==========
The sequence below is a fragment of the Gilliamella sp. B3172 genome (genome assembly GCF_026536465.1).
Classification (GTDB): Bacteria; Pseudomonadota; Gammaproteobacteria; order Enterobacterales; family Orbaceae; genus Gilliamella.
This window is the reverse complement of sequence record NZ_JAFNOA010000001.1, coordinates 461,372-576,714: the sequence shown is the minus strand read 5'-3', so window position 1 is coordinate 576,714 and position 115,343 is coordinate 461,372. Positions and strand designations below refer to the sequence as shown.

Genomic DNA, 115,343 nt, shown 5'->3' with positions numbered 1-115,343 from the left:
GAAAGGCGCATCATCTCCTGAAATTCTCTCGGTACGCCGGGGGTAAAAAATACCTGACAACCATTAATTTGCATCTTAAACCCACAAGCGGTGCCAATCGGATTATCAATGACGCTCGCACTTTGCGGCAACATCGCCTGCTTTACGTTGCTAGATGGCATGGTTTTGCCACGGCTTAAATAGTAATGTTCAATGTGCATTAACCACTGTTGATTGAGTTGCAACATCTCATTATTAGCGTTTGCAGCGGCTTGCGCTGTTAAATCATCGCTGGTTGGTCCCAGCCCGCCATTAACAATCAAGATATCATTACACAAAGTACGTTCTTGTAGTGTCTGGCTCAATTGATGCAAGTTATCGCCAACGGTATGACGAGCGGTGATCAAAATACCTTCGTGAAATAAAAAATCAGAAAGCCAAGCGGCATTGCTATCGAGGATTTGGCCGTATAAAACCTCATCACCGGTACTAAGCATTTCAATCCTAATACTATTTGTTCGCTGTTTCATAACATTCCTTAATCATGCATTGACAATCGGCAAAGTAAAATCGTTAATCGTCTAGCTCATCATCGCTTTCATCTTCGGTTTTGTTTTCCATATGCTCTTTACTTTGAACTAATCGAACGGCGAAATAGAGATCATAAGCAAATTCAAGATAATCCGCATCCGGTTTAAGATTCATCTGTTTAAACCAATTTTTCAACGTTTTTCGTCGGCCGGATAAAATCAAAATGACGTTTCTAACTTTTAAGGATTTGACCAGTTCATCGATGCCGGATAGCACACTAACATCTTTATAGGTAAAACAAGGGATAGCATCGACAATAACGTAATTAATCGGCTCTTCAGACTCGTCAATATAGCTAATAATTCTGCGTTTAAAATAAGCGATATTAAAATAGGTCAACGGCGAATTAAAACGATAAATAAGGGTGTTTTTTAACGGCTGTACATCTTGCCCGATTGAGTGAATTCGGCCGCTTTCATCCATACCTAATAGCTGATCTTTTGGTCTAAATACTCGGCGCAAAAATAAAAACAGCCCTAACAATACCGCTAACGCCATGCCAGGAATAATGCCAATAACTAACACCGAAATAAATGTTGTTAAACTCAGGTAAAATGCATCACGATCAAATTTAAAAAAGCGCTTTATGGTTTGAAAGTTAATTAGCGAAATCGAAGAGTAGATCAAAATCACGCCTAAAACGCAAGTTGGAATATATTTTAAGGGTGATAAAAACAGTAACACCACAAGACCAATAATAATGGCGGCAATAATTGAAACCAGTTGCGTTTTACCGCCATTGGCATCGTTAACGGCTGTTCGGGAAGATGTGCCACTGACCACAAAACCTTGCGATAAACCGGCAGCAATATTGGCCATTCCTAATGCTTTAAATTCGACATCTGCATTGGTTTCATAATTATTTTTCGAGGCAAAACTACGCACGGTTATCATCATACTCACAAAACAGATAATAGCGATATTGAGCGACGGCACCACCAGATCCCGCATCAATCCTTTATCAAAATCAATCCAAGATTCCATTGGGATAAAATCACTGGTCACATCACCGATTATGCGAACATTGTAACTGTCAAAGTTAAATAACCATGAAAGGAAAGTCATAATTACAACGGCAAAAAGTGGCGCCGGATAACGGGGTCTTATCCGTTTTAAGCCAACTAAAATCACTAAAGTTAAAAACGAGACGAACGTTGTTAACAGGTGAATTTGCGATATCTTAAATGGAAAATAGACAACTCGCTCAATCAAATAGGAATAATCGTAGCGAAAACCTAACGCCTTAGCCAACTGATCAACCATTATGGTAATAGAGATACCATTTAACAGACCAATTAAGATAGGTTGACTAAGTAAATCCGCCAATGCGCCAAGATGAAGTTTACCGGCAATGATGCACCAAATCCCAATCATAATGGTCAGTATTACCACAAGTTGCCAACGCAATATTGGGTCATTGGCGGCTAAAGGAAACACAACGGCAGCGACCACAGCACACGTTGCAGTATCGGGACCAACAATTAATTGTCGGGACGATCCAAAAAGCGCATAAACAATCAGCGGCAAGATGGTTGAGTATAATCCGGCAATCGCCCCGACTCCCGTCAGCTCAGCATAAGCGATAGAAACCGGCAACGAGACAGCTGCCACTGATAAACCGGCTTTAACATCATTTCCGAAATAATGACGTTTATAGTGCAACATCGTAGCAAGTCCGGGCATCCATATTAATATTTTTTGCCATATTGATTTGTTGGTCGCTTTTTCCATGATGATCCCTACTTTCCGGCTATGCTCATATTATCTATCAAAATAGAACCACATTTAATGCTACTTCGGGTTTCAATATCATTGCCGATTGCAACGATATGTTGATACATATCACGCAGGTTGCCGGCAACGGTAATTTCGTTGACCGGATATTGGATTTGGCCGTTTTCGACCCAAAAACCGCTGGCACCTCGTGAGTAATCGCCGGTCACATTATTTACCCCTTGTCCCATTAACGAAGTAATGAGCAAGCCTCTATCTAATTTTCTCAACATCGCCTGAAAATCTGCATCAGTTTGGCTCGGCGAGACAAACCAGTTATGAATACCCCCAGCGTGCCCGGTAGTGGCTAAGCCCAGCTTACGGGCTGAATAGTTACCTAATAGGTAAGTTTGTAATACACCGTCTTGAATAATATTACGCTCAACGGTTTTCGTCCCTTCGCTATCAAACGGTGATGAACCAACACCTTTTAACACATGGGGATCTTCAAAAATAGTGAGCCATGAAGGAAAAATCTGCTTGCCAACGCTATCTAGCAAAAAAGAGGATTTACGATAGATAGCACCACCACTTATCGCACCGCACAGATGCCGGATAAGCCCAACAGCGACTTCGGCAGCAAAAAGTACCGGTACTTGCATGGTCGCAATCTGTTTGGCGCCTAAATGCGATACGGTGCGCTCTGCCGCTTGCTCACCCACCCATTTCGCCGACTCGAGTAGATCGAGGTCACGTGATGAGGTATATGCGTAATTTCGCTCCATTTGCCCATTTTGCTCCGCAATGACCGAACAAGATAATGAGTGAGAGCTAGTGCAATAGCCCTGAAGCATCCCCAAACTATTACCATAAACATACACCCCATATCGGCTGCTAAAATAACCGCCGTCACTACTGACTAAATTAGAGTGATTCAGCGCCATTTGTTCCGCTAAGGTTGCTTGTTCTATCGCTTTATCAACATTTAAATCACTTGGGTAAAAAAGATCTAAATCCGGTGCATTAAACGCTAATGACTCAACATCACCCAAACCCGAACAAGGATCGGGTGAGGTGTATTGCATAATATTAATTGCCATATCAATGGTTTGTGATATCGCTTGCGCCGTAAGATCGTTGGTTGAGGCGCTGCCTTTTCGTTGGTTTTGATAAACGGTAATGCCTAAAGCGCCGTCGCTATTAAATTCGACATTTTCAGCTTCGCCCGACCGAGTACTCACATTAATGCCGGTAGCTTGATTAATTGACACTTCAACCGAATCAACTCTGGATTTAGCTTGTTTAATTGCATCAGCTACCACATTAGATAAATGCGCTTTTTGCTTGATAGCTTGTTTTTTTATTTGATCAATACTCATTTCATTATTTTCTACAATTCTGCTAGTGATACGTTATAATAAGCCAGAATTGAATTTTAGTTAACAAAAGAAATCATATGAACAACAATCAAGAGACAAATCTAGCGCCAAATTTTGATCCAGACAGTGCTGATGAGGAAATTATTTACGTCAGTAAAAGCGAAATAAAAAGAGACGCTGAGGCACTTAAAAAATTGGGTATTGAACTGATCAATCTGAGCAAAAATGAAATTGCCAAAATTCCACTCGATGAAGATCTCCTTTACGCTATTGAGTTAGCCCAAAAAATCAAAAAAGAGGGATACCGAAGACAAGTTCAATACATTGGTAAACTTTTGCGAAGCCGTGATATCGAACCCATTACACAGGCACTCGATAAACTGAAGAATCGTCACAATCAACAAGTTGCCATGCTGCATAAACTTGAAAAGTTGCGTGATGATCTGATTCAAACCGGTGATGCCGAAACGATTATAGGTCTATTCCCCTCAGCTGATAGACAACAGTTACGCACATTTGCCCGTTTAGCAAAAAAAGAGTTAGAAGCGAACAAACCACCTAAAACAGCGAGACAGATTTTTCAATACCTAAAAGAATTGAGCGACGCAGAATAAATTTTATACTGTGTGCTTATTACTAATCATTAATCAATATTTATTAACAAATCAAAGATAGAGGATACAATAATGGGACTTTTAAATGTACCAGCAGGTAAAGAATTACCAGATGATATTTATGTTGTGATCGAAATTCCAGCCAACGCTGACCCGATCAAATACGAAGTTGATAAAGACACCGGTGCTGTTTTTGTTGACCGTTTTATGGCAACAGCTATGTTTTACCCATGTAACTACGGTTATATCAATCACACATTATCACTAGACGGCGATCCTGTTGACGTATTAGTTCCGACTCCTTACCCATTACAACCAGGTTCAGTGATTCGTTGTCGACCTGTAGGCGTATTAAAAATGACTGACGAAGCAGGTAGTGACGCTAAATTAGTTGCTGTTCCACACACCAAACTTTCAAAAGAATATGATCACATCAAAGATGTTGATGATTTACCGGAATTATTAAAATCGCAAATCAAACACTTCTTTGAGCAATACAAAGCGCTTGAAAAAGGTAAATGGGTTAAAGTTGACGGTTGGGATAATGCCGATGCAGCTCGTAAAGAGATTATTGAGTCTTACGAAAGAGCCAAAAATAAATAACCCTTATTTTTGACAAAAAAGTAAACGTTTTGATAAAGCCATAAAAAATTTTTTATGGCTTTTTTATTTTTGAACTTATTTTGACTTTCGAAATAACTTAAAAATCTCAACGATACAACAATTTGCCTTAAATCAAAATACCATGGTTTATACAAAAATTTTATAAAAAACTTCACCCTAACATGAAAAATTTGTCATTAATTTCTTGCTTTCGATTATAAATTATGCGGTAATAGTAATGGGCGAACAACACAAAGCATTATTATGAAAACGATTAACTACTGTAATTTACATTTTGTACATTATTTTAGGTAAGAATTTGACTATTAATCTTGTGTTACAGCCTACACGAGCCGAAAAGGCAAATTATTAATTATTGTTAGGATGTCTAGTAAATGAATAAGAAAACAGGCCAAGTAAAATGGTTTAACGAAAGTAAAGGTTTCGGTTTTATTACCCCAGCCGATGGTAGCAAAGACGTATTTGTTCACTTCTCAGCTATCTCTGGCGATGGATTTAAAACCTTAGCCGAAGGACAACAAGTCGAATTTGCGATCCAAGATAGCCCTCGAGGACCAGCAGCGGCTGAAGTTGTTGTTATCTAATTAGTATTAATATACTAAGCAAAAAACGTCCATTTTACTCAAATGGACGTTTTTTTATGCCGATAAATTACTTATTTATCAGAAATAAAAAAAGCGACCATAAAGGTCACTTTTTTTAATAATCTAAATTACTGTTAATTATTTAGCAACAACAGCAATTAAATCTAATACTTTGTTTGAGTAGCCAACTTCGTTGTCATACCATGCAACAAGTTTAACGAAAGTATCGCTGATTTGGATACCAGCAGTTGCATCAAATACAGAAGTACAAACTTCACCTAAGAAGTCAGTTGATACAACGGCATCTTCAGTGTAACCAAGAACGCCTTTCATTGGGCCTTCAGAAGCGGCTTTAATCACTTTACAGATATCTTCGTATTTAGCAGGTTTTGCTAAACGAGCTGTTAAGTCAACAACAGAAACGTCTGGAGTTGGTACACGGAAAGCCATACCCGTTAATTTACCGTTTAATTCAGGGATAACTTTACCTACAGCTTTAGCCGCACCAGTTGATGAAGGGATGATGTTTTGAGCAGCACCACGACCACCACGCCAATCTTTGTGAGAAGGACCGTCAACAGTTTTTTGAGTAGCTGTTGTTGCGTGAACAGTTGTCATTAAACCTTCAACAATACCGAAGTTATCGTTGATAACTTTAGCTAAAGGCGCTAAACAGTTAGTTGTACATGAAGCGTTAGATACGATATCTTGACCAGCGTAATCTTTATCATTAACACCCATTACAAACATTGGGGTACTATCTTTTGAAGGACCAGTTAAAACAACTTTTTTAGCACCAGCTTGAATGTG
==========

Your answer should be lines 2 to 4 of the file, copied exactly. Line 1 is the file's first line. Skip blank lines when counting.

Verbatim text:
Classification (GTDB): Bacteria; Pseudomonadota; Gammaproteobacteria; order Enterobacterales; family Orbaceae; genus Gilliamella.
This window is the reverse complement of sequence record NZ_JAFNOA010000001.1, coordinates 461,372-576,714: the sequence shown is the minus strand read 5'-3', so window position 1 is coordinate 576,714 and position 115,343 is coordinate 461,372. Positions and strand designations below refer to the sequence as shown.

Genomic DNA, 115,343 nt, shown 5'->3' with positions numbered 1-115,343 from the left: